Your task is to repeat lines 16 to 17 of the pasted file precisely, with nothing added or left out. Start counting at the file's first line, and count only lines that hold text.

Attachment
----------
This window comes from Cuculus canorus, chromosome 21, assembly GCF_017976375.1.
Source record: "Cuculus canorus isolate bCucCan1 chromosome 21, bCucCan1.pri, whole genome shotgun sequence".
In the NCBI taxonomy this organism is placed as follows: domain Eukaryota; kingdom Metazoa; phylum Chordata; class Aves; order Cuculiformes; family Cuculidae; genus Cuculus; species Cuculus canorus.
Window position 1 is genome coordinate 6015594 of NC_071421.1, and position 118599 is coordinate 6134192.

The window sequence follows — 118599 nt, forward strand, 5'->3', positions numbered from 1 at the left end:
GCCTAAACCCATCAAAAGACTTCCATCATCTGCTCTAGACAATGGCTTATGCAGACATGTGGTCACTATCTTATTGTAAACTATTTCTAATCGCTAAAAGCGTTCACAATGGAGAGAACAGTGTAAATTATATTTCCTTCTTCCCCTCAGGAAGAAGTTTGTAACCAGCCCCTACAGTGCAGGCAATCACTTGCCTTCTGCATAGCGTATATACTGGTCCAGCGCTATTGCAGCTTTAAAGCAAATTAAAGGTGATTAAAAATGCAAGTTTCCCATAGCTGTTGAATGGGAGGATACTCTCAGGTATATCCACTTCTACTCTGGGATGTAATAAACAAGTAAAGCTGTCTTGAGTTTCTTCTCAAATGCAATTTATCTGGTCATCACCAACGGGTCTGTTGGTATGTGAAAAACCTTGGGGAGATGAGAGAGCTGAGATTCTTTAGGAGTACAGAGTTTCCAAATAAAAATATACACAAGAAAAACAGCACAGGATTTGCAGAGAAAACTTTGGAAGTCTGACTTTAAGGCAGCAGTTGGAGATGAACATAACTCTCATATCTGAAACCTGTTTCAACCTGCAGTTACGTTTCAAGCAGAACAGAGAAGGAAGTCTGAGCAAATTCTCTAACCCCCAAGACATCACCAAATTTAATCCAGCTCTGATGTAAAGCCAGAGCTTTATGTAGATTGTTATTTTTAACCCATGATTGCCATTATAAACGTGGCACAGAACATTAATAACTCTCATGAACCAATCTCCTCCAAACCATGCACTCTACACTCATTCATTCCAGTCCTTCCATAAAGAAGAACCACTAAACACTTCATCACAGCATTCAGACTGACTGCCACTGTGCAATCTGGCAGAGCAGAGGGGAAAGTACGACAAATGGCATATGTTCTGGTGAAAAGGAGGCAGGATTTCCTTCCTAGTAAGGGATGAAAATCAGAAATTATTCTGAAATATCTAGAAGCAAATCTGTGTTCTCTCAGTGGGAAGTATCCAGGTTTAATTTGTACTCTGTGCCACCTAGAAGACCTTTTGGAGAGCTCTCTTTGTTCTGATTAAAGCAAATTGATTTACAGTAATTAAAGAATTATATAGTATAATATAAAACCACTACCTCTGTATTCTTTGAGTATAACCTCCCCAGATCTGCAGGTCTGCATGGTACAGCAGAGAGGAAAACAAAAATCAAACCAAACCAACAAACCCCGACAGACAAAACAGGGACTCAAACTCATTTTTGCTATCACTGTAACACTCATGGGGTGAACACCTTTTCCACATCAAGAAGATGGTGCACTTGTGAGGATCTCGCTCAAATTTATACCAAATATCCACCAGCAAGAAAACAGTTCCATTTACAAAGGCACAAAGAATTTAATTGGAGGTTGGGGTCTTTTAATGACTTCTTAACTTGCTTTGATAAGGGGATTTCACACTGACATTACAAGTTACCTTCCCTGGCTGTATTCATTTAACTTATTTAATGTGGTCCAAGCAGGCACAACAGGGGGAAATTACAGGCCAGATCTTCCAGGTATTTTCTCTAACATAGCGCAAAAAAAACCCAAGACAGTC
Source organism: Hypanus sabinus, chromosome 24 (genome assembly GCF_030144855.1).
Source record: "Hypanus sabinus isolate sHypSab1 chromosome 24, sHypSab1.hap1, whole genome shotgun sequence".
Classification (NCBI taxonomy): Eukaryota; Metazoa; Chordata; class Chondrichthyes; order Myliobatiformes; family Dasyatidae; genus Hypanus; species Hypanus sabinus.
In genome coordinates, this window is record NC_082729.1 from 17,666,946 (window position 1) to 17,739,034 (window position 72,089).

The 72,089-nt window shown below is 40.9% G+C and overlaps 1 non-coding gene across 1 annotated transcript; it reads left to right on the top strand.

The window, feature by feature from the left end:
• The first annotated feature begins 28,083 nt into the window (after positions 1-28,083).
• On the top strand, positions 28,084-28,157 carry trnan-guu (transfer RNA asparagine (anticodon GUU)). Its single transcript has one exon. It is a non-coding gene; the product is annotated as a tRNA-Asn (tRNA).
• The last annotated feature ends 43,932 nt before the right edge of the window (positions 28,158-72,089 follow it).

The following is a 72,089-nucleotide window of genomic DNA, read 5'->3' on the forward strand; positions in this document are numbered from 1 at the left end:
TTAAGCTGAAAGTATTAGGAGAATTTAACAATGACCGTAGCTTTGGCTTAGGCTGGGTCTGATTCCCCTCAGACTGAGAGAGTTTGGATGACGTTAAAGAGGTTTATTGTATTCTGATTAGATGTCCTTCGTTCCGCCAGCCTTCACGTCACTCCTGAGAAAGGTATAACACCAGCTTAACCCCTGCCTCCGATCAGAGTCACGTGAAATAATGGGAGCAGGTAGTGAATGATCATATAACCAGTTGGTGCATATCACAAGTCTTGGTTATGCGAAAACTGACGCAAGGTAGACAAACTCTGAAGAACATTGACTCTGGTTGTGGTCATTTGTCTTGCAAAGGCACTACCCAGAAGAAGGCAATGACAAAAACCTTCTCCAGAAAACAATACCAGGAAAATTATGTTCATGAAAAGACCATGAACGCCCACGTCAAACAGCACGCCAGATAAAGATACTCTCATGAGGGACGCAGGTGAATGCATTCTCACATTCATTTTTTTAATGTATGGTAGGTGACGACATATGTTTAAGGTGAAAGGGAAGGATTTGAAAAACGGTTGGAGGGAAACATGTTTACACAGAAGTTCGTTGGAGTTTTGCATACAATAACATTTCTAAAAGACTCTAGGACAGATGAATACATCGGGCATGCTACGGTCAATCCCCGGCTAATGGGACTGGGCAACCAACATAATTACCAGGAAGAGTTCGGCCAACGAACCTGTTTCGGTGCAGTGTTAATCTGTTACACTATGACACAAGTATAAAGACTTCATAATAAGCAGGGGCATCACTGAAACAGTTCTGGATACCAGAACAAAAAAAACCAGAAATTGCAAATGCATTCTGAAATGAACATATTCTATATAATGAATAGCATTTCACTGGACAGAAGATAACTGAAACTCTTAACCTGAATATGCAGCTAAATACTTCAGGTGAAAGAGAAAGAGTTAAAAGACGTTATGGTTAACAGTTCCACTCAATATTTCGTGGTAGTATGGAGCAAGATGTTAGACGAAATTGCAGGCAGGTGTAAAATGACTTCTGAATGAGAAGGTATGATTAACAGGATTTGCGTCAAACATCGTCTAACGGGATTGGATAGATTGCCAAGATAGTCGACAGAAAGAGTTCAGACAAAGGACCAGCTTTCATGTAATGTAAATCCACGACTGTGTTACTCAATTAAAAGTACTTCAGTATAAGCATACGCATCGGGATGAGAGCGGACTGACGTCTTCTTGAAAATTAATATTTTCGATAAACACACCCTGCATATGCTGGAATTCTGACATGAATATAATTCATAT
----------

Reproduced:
The following is a 72,089-nucleotide window of genomic DNA, read 5'->3' on the forward strand; positions in this document are numbered from 1 at the left end:
TTAAGCTGAAAGTATTAGGAGAATTTAACAATGACCGTAGCTTTGGCTTAGGCTGGGTCTGATTCCCCTCAGACTGAGAGAGTTTGGATGACGTTAAAGAGGTTTATTGTATTCTGATTAGATGTCCTTCGTTCCGCCAGCCTTCACGTCACTCCTGAGAAAGGTATAACACCAGCTTAACCCCTGCCTCCGATCAGAGTCACGTGAAATAATGGGAGCAGGTAGTGAATGATCATATAACCAGTTGGTGCATATCACAAGTCTTGGTTATGCGAAAACTGACGCAAGGTAGACAAACTCTGAAGAACATTGACTCTGGTTGTGGTCATTTGTCTTGCAAAGGCACTACCCAGAAGAAGGCAATGACAAAAACCTTCTCCAGAAAACAATACCAGGAAAATTATGTTCATGAAAAGACCATGAACGCCCACGTCAAACAGCACGCCAGATAAAGATACTCTCATGAGGGACGCAGGTGAATGCATTCTCACATTCATTTTTTTAATGTATGGTAGGTGACGACATATGTTTAAGGTGAAAGGGAAGGATTTGAAAAACGGTTGGAGGGAAACATGTTTACACAGAAGTTCGTTGGAGTTTTGCATACAATAACATTTCTAAAAGACTCTAGGACAGATGAATACATCGGGCATGCTACGGTCAATCCCCGGCTAATGGGACTGGGCAACCAACATAATTACCAGGAAGAGTTCGGCCAACGAACCTGTTTCGGTGCAGTGTTAATCTGTTACACTATGACACAAGTATAAAGACTTCATAATAAGCAGGGGCATCACTGAAACAGTTCTGGATACCAGAACAAAAAAAACCAGAAATTGCAAATGCATTCTGAAATGAACATATTCTATATAATGAATAGCATTTCACTGGACAGAAGATAACTGAAACTCTTAACCTGAATATGCAGCTAAATACTTCAGGTGAAAGAGAAAGAGTTAAAAGACGTTATGGTTAACAGTTCCACTCAATATTTCGTGGTAGTATGGAGCAAGATGTTAGACGAAATTGCAGGCAGGTGTAAAATGACTTCTGAATGAGAAGGTATGATTAACAGGATTTGCGTCAAACATCGTCTAACGGGATTGGATAGATTGCCAAGATAGTCGACAGAAAGAGTTCAGACAAAGGACCAGCTTTCATGTAATGTAAATCCACGACTGTGTTACTCAATTAAAAGTACTTCAGTATAAGCATACGCATCGGGATGAGAGCGGACTGACGTCTTCTTGAAAATTAATATTTTCGATAAACACACCCTGCATATGCTGGAATTCTGACATGAATATAATTCATAT